“Hindi na namin hinihintay na may masira bago kami lumikas. May nag-abiso na sa amin, kaya pumunta na kaming lahat sa eskuwela.” (We no longer wait for anything to get destroyed before fleeing. We were already advised about the typhoon so we all headed to the school.)
‘This is ours’
Life hasn’t always been that orderly for the Aetas of Angeles City.
Analyn and Purok leader Joseph David remember tough times.
After the 1991 eruption of Mt. Pinatubo, the government relocated the indigenous community to Nueva Ecija, where they barely eked out a living.
“Dito makakapagtanim ka ng kamote o ano man, mayroon kang maibebenta. Pero sa Nueva Ecija, matigas ang lupa doon. Makakapagtanim ka lang doon kung mayroon kang palayan,” said Joseph. (Here, you can plant camote or other crops, you have something to sell. The land in Nueva Ecija is hard. You can plant there only if you have rice land.)
The transplanted Aeta found themselves in debt just to survive. As they were practically strangers in the host community, they were at the bottom of the totem pole in terms of disaster management and aid.
They returned home after seven years, also partly because they heard a lowlander was trying to claim their ancestral land.
“May mga naririnig kami na may nag-aangkin dito sa lupa namin, kaya kami bumalik. Siyempre sa amin talaga ito,” said Analyn. (After seven years, we heard someone was claiming our land. Of course, this is ours.)
In Mabalacat, Rosalina’s family and neighbors also share the pain of transplants, describing their community as a frontier with hardly any sign of governance.
Where the 302 Sitio Kapuso families used to live, Hausland Development Corporation (HLDC) has projects in the pipeline, taking advantage of the urban sprawl of the 320.6-square-kilometer Clark Freeport Zone.
Now these families are bereft of power and water connections. Relocation has made their old jobs untenable. And every typhoon or even just sustained thunderstorms can bring floods.
The water body they call “the fishpond,” regularly overflows and covers their lots during the monsoon season.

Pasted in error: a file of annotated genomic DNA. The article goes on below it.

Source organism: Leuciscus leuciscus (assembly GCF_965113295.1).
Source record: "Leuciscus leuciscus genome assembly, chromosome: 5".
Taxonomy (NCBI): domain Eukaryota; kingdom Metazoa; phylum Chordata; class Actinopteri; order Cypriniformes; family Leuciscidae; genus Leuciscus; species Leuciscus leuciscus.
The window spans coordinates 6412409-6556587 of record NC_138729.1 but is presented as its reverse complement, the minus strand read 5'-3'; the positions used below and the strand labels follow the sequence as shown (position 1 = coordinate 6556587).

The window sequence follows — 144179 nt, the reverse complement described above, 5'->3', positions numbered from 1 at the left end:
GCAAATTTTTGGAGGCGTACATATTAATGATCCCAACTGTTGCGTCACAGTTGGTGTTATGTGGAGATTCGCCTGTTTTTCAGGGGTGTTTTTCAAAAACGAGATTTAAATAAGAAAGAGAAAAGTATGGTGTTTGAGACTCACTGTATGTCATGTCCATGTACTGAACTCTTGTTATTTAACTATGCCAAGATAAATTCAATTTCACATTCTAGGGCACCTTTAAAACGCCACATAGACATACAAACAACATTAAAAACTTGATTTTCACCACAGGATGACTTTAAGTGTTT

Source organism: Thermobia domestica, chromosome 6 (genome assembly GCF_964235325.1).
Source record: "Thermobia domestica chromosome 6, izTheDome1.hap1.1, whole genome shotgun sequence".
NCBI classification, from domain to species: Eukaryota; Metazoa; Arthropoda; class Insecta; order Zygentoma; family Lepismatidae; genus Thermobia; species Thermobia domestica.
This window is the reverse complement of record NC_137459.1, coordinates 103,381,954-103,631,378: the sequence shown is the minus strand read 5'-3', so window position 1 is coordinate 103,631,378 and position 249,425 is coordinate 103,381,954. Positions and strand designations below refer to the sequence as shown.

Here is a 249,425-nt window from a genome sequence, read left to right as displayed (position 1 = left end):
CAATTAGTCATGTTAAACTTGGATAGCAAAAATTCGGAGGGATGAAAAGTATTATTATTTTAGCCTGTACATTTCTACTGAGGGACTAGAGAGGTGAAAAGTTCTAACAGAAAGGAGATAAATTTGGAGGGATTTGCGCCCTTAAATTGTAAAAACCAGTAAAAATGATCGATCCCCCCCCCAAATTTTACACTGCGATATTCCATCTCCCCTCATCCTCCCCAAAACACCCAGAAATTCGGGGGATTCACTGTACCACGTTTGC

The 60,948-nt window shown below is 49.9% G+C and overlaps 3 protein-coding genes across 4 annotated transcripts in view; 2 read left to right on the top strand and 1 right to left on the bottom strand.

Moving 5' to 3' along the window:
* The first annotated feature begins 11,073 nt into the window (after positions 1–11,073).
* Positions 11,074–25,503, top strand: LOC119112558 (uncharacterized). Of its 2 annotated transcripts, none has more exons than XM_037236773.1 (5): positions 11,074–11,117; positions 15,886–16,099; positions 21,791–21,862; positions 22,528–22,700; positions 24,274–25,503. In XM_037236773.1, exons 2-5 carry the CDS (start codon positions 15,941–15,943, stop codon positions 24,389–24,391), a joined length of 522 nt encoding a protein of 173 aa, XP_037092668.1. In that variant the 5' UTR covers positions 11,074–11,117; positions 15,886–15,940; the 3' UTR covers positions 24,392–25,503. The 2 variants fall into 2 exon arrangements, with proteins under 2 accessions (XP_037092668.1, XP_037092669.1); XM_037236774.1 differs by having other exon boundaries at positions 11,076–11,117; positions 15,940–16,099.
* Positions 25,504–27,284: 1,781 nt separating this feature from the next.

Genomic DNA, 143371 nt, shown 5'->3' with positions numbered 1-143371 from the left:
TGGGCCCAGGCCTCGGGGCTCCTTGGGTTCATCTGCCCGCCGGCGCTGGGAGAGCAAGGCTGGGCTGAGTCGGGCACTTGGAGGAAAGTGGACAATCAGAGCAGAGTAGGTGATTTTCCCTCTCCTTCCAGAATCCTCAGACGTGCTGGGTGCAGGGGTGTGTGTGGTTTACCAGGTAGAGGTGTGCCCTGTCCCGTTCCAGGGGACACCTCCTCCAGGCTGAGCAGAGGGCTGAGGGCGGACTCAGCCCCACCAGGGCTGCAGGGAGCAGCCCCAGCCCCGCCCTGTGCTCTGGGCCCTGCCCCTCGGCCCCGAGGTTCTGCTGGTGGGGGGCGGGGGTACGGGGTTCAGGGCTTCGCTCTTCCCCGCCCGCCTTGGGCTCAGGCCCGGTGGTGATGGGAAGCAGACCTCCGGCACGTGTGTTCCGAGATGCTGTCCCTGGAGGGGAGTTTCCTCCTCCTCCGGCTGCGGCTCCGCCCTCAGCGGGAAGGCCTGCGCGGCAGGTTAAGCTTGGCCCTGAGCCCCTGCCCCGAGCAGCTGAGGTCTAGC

Madayag said the area was once a fishing site before it was turned into a sugarcane plantation after a series of lahar flows following Mt. Pinatubo’s eruption. The lack of drainage and diversion of rainwater caused by quarries have carved out a deep pool.
Residents told Rappler they still get freshwater fish and shrimp from the pond. While they have doubts about the quality of the pond water, poverty forces them to eat or sell what they can catch.
Madayag said Hausland has always known that the pond water rises whenever it rains, but did not act on complaints.
Rappler reached HLDC legal counsel Amiel Ayson and another source privy to the history of the relocation site and the problems that beset it.
In a Viber message on October 5, Ayson said the fishpond is actually a catch basin of nearby quarries that have dumped silt on the drainage system of Sitio Kapuso, which is barely a year old.
“What the residents of the community actually see is the result of the numerous quarrying activities that have popped up over the years in the adjacent properties. They became basins for water. And according to our engineers, these nearby quarries are the cause of the water overflowing into the community,” he explained.
On October 3, CSWDO chief Josie Tanglao told Rappler in a phone interview that Sitio Kapuso residents should have called the CDRRMO for evacuation help.
“Everyone who goes to the evacuation center gets served and we have reports,” she said.
But Kapuso folk did call the CDRRMO, only to be shunted off to a barangay that did not have jurisdiction over them. The village is under the jurisdiction of Mangalit, not Sapang Balen, according to HLDC documents.
Tanglao said the CDRRMO did not hand over aid because her office did not get a report that the residents needed assistance.
“If the CDRRMO reports aid requirements, we immediately issue a disaster family access report to the DSWD once we get specifics,” Tanglao said in a mix of Filipino and English.
CDRRMO’s Santos acknowledged that Sapang Balen barangay captain Lagman reported while he was still in Sitio Kapuso.
“Sabi nya malaki ang sira dun. Pumasok ‘yung tubig ‘ata, ewan ko. Pumasok ‘ata ‘yung tubig doon kung makikita mo dun sa may parang creek,” Santos told Rappler. (He said they suffered major damage. The water came in from the creek.)
Santos asked the barangay captain for a damage assessment.
“Tignan mo ‘yung sandbag para kung ano man, hindi na sila pasukan ng tubig. Sabi ko meron tayong mga sandbag para malagyan ‘yan sandbag,” he said. (Check if they need sandbags so that water doesn’t creep in; I said we have sandbags so we can give them some.)
Residents and even Hausland, however, said it will take more than sandbags to solve the problems of Sitio Kapuso. When the city government itself is confused about the issue of governance accountability, these transplants are in for a long wait. (READ: Part 2 | Neglect, bigotry hound folk on the margins of rich Pampanga) – Rappler.com